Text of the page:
You need not go overseas to find violations of women's rights and health care rights, say opponents of restraining female prisoners while they give birth.
In 40 states, non-violent women prisoners are shackled by their feet, hands and sometimes bellies during labor and delivery. These American moms-to-be are giving birth in leg irons, handcuffs or waist chains in state prisons and county jails, in federal immigration detention centers and inside juvenile detention facilities.
And the humiliating journey often starts as soon as an inmate or prisoner tells guards that she's going into labor, a statement that is often met with disbelief and distrust.
Kimberly Mays of Tacoma, Wash., still bristles when she talks about having her ninth baby while serving a sentence for drug possession and intent to distribute. Now 47, Mays was well into a high-risk pregnancy when she went into labor on Aug. 2, 2000, in the Washington Corrections Center for Women.
After an initial delay, she was handcuffed to a gurney for the ambulance ride to the hospital in Tacoma. Once inside, guards chained her hand to a wheelchair as she yelled for relief from the worsening pain of contractions.
An annoyed nurse "put one hand over my mouth and put the other hand on top of that like you're doing CPR," Mays said. The guards only glared -- as if Mays was "some animal," she recalled.
"I have never been so humiliated in my life. I felt so exposed and vulnerable, like something was dirty about me," she said in an interview Wednesday. The stress and helplessness made her block out the birth; she recalled having one leg chained to the bed after delivering a son, and having to ask a guard to free her every time she needed the bathroom.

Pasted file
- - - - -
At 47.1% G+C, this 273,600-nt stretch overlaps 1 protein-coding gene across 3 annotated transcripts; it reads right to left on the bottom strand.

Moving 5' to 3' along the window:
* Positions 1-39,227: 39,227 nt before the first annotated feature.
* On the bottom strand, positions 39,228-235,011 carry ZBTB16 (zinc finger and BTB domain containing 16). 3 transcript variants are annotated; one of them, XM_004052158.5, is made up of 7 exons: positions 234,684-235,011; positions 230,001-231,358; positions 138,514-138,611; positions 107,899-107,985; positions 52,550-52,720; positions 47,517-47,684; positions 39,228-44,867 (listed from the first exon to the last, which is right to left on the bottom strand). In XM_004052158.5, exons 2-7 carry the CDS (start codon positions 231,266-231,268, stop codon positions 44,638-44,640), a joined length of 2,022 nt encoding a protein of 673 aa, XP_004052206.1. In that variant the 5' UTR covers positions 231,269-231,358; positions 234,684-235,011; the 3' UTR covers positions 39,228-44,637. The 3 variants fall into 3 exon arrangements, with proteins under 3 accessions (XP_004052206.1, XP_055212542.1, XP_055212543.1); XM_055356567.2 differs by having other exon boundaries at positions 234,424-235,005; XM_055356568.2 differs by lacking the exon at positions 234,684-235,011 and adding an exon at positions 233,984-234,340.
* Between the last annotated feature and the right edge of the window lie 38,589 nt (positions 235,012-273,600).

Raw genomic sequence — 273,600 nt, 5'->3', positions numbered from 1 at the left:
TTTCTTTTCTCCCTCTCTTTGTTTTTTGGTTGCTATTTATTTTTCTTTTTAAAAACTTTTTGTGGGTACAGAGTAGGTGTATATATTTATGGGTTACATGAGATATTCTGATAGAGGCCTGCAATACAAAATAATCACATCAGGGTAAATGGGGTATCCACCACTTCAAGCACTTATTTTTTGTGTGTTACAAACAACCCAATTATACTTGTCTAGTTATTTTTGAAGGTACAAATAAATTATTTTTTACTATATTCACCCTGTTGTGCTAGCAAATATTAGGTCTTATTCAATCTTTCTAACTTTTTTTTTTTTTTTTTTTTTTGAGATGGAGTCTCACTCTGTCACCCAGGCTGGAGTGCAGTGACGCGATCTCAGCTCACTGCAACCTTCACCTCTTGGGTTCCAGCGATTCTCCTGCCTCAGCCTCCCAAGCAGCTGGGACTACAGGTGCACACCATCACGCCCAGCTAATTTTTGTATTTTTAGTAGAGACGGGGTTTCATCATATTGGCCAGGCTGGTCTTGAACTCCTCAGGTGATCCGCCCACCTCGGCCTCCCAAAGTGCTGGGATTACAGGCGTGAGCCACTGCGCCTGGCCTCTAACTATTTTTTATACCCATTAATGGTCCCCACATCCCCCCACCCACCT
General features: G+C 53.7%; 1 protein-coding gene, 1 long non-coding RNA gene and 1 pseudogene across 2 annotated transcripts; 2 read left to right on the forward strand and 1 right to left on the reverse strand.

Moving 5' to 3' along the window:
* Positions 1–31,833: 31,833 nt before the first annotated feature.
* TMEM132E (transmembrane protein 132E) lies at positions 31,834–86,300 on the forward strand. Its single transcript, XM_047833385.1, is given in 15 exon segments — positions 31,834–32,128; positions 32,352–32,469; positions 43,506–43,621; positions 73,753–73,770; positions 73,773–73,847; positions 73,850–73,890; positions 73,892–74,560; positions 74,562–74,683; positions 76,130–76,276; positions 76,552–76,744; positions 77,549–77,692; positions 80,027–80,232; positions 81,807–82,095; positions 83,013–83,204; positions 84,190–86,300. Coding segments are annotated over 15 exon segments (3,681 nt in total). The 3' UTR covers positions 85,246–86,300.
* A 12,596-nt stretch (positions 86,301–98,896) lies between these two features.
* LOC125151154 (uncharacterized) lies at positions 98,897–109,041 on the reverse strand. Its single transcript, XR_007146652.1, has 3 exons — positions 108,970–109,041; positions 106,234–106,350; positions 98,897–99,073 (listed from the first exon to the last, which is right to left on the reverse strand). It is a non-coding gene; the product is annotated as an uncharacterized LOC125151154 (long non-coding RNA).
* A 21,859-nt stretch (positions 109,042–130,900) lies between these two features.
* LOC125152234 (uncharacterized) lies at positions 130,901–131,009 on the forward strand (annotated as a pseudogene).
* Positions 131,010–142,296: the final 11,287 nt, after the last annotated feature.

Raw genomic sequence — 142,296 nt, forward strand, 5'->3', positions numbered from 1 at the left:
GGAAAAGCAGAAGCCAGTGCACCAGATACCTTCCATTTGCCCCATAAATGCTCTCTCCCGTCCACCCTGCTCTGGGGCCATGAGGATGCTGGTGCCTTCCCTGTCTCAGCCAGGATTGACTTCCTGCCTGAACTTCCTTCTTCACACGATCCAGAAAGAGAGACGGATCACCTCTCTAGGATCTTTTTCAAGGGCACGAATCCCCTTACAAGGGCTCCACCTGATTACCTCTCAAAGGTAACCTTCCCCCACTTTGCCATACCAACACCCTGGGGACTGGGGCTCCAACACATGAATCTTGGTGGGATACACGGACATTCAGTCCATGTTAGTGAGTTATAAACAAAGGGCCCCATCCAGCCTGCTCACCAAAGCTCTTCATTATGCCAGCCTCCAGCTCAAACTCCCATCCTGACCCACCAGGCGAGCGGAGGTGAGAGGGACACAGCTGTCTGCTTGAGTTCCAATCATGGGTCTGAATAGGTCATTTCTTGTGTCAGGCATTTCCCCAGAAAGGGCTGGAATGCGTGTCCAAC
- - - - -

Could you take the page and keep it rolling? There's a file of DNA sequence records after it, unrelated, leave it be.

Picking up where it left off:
"There are things I lost that I'll never get back. I was robbed of the memory of giving birth to a life."
This year, she shared her story during testimony in favor of a Washington State law, signed in March by Gov. Christine Gregoire, which bans the shackling of pregnant women during labor or post-partum recovery. Recounting her ordeal brings out old anger in Mays.
"That shouldn't have happened," she said. "The person I am now, I'm worth dignity and respect. My behavior that got me into prison should not have dictated my worth as a mother in labor."
Mays, a repeat felon who began turning her life around in 2004, eventually earned associate's, bachelor's and master's degrees and found work with the King County Juvenile Court's Parent-to-Parent program, helping other offenders keep their children -- an ironic twist, she said, given that she lost parental rights for nine of her 10 children. However, she's raising her youngest daughter and is back in touch with eight of her other sons and daughters.
Stories like Mays' have moved lawmakers in several states to restrict or ban shackling. California passed an anti-shackling law in 2005, followed by Illinois, New Mexico, New York, Texas and Vermont. The Texas measure had the backing of Democrats and Republicans, reproductive health organizations and the U.S. Conference of Catholic Bishops. This year, Colorado, West Virginia, Washington and Pennsylvania passed anti-shackling measures. The momentum continues on other fronts.